Joanne lives across the street. She lets us pick figs from her tree in the summer. She had a stroke last year and doesn’t leave the house without a caregiver. Still active enough in the neighborhood network though.
“Karl called Joanne too?”
“I told you, he called ev-er-y-one.” Hands on hips, she repeated her request. Could I spare a couple or not?
Still in shock I mumbled, “I’ll be right back.”
Inside my house I pulled two rolls to take back to the fence. I grabbed my cellphone so I could give Gloria the link to buy more of her own and keep Karl out of my liberal recycling bin (lest he be infected). Before I got that far I saw the email. You know the one. Yes you do. Every time we buy anything we get a follow-up email with a discount code for REFERRING A FRIEND. Or family member. Or ultra-conservative neighbor. Or anyone. Or ev-er-y-one. Ten bucks off my next purchase. Quickly I searched for the last neighborhood group text that went around. This past August; suspicious activity in Mrs. White’s carport, police were called. Everyone Karl called would be on the list. By the time I got back to the fence I had the referral link loaded and ready to send to the entire neighborhood.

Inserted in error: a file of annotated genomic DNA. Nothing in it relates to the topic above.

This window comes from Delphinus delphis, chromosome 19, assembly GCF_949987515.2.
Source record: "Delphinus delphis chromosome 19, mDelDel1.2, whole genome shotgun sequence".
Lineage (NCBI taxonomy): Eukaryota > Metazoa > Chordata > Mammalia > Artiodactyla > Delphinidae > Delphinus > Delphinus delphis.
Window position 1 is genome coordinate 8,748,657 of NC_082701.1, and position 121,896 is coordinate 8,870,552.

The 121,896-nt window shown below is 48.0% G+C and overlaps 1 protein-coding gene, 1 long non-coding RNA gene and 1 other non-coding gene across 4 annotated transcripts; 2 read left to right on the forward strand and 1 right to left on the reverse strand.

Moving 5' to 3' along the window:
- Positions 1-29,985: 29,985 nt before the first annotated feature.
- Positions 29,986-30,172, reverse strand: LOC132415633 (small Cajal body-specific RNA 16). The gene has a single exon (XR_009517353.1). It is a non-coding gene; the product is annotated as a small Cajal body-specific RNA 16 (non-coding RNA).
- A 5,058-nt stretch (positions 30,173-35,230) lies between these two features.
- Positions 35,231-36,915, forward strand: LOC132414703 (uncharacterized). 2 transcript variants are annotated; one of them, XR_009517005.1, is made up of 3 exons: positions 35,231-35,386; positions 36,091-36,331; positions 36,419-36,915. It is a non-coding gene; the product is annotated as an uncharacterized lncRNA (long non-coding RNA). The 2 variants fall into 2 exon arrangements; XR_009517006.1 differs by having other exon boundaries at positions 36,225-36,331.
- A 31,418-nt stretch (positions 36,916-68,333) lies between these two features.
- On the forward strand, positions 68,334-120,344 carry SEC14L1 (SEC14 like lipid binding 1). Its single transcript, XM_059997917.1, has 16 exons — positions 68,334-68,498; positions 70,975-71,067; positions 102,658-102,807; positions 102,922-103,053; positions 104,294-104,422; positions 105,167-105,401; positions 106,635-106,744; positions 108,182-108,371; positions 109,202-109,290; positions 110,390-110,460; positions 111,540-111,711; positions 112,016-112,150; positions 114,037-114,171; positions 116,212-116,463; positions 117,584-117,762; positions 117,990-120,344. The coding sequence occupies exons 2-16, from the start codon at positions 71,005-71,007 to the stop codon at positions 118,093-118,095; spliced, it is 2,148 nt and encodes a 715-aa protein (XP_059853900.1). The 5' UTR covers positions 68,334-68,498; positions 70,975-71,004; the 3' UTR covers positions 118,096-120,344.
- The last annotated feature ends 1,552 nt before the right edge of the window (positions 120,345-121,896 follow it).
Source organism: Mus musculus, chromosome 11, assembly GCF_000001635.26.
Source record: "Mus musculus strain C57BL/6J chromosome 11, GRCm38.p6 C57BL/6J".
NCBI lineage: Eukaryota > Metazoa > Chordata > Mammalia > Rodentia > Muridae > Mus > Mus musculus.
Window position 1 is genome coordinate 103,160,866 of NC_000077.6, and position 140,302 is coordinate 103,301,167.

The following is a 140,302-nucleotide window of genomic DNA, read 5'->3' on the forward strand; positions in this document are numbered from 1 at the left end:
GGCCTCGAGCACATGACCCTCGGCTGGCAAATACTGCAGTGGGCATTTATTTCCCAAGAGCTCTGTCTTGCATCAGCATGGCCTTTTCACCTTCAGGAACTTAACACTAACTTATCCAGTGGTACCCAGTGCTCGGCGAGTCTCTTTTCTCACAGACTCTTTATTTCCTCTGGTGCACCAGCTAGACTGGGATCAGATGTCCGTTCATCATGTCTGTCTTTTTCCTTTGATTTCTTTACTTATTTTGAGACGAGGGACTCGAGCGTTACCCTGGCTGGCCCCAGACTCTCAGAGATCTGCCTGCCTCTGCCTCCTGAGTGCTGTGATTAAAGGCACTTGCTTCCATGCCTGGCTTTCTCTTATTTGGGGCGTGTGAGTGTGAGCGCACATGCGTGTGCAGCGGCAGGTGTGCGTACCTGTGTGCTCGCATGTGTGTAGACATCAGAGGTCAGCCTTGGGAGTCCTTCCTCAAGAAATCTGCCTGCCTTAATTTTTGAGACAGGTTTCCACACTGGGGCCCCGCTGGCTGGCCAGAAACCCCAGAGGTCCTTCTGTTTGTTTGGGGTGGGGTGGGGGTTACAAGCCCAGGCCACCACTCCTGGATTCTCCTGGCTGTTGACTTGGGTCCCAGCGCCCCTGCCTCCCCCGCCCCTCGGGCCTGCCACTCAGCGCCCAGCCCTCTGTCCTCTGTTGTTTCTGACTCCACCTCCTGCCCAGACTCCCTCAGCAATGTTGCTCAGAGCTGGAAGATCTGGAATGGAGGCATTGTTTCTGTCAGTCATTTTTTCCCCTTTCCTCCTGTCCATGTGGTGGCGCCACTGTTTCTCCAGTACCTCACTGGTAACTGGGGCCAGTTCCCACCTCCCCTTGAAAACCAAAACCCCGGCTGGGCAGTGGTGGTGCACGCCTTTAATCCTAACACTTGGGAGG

Handing the rolls over the fence, I smiled. “I hope you like it. I’ll text you the info so you’ll know where to get it.”
Like Karl, she stood there examining the rolls with great scrutiny. “M-kay.” A pause, then, “I thought they’d look different. They don’t. No one would even be able to tell. But Karl did say I wouldn’t believe it until I tried it.”